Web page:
Thursday 27 June 2019

Bad Apple results are rotten news for markets

Worrying signals: Apple issues sales warning, blaming weaker iPhone sales in China. Photo: Bloomberg
Worrying signals: Apple issues sales warning, blaming weaker iPhone sales in China. Photo: Bloomberg
Revenue warning: Tim Cook’s Apple reports gloom for first time in years

Andrew Galbraith, Helen Reid and Josephine Mason

Apple's first sales warning in nearly 12 years sent European shares sliding yesterday, with the tech sector particularly badly bruised as chipmakers that supply the iPhone maker fell sharply.

The pan-European STOXX 600 fell 0.9pc as weak US manufacturing data added to nerves over slowing global growth. Apple's own shares, listed in the US and Frankfurt, tumbled almost 10pc.

Apple's warning on revenue rocked financial markets, as investors shunned equities and sought safety in bonds and less risky assets amid renewed concerns about slowing global economic growth and damage from the US-China trade war. Technology stocks led a sell-off across Asian, European and US shares after Apple, which is led by CEO Tim Cook, cut its revenue forecast, its first downgrade in nearly 12 years, blaming weaker iPhone sales in China.

The news also jolted currency markets and German government bond yields held close to their lowest in over two years. "For the moment, investors have reacted by going into non-risky assets," said Philippe Waechter, chief economist at Ostrum Asset Management, in Paris.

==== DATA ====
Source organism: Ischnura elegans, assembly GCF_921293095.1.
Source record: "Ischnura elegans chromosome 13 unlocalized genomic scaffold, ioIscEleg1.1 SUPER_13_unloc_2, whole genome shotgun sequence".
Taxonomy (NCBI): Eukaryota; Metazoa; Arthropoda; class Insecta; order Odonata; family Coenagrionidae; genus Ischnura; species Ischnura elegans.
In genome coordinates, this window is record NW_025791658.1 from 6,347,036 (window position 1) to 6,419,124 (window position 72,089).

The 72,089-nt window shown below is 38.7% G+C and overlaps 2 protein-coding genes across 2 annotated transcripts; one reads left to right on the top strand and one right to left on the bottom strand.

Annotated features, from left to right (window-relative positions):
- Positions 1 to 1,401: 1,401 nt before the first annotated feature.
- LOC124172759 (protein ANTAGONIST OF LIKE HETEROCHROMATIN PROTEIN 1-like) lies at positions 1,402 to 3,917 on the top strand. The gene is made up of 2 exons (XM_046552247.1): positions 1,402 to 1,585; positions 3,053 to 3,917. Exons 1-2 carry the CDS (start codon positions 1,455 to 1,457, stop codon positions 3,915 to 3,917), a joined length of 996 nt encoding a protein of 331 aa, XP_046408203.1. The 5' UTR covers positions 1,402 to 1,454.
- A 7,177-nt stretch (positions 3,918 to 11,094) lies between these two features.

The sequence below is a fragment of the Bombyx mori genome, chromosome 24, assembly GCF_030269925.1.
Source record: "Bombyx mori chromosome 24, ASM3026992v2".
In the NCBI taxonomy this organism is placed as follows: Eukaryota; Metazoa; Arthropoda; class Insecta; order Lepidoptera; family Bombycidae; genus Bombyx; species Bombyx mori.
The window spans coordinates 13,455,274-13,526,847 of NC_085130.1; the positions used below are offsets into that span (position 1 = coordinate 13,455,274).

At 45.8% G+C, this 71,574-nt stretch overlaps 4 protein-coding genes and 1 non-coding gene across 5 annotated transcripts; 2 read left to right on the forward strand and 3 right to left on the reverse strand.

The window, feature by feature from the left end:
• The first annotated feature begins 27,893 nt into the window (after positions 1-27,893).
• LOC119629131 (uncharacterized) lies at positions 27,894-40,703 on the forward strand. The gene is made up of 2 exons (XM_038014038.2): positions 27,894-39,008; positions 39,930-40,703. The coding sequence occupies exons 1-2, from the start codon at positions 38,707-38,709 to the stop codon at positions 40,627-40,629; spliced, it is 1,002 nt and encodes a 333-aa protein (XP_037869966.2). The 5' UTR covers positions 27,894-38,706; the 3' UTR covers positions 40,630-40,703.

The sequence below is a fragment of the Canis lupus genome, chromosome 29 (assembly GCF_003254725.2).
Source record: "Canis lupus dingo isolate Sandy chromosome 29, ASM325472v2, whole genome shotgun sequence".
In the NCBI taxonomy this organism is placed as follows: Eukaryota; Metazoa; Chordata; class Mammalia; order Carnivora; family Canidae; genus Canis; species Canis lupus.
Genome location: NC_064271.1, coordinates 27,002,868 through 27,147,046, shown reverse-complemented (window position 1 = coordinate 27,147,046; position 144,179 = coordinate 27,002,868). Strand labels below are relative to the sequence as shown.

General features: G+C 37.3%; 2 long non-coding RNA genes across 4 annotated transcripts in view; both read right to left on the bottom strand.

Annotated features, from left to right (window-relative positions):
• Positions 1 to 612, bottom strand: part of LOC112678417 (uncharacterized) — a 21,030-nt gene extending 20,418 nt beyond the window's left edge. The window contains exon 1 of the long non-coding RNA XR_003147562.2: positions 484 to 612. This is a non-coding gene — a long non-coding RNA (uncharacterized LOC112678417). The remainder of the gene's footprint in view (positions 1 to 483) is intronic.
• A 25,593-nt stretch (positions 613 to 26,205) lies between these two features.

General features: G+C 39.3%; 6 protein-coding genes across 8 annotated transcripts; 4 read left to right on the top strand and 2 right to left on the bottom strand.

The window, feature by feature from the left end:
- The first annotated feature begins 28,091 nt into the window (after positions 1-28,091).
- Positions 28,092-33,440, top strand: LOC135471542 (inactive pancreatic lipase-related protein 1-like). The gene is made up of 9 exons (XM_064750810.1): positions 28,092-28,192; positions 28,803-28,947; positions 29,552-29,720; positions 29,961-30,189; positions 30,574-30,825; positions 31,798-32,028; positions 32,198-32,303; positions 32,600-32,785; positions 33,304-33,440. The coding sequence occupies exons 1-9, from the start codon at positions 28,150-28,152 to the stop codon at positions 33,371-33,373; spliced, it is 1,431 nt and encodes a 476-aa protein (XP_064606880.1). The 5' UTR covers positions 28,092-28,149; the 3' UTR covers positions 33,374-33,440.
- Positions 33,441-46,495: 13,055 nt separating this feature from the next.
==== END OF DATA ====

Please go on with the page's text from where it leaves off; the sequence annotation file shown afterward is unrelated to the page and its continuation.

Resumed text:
"No one wants to take any risk because none of the uncertainties we are facing have been lifted, whether it's Brexit, this trade war, or growth. Investors are putting their heads in the sand and waiting." The alert renewed worries about corporate earnings just weeks before results season kicks off in the United States and stirred worries that it signals broader malaise in the global economy, said Peter Rutter, head of global equities at Royal London Asset Management.

"The equity market in the past three or four months has begun to bake in some form of economic slowdown and a reduction in corporate earnings expectations and there's a wrestling match between waiting for that to come through," he said.

Analysts on average expect S&P 500 companies to increase their earnings per share by nearly 7pc this year, down from a forecast of 10pc at the start of October and far below their expectations of 24pc EPS growth for 2018, according to Refinitiv's IBES.

The news sparked a 'flash crash' in holiday-thinned currency markets as growing concerns about the health of the global economy sent investors into the safe-haven Japanese yen, which was poised for its biggest rise in 20 months.


Irish Independent

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